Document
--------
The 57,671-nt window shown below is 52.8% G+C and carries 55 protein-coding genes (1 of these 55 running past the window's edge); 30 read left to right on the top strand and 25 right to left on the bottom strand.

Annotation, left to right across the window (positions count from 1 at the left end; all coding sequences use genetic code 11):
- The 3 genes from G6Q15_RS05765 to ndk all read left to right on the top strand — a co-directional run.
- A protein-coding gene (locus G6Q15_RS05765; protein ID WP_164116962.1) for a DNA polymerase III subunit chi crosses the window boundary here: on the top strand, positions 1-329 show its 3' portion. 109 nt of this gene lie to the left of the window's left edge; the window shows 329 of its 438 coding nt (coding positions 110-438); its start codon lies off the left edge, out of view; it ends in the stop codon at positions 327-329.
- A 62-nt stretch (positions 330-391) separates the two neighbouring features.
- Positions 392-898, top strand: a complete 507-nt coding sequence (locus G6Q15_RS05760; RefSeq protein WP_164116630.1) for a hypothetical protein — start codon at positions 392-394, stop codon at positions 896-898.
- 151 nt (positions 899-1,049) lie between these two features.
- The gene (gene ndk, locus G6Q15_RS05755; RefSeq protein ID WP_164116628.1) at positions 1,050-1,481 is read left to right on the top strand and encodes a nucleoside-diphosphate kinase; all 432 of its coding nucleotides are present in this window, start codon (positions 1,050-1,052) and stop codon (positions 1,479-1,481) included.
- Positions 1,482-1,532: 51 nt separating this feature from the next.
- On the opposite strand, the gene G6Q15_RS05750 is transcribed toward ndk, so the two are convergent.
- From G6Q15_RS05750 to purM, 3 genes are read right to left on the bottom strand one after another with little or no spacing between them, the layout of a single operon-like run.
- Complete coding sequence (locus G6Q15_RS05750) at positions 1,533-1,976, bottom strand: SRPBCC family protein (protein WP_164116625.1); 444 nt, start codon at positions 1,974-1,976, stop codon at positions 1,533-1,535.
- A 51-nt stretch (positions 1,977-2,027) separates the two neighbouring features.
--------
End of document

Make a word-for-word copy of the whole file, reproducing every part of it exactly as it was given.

The 57,671-nt window shown below is 52.8% G+C and carries 55 protein-coding genes (1 of these 55 running past the window's edge); 30 read left to right on the top strand and 25 right to left on the bottom strand.

Annotation, left to right across the window (positions count from 1 at the left end; all coding sequences use genetic code 11):
- The 3 genes from G6Q15_RS05765 to ndk all read left to right on the top strand — a co-directional run.
- A protein-coding gene (locus G6Q15_RS05765; protein ID WP_164116962.1) for a DNA polymerase III subunit chi crosses the window boundary here: on the top strand, positions 1-329 show its 3' portion. 109 nt of this gene lie to the left of the window's left edge; the window shows 329 of its 438 coding nt (coding positions 110-438); its start codon lies off the left edge, out of view; it ends in the stop codon at positions 327-329.
- A 62-nt stretch (positions 330-391) separates the two neighbouring features.
- Positions 392-898, top strand: a complete 507-nt coding sequence (locus G6Q15_RS05760; RefSeq protein WP_164116630.1) for a hypothetical protein — start codon at positions 392-394, stop codon at positions 896-898.
- 151 nt (positions 899-1,049) lie between these two features.
- The gene (gene ndk, locus G6Q15_RS05755; RefSeq protein ID WP_164116628.1) at positions 1,050-1,481 is read left to right on the top strand and encodes a nucleoside-diphosphate kinase; all 432 of its coding nucleotides are present in this window, start codon (positions 1,050-1,052) and stop codon (positions 1,479-1,481) included.
- Positions 1,482-1,532: 51 nt separating this feature from the next.
- On the opposite strand, the gene G6Q15_RS05750 is transcribed toward ndk, so the two are convergent.
- From G6Q15_RS05750 to purM, 3 genes are read right to left on the bottom strand one after another with little or no spacing between them, the layout of a single operon-like run.
- Complete coding sequence (locus G6Q15_RS05750) at positions 1,533-1,976, bottom strand: SRPBCC family protein (protein WP_164116625.1); 444 nt, start codon at positions 1,974-1,976, stop codon at positions 1,533-1,535.
- A 51-nt stretch (positions 1,977-2,027) separates the two neighbouring features.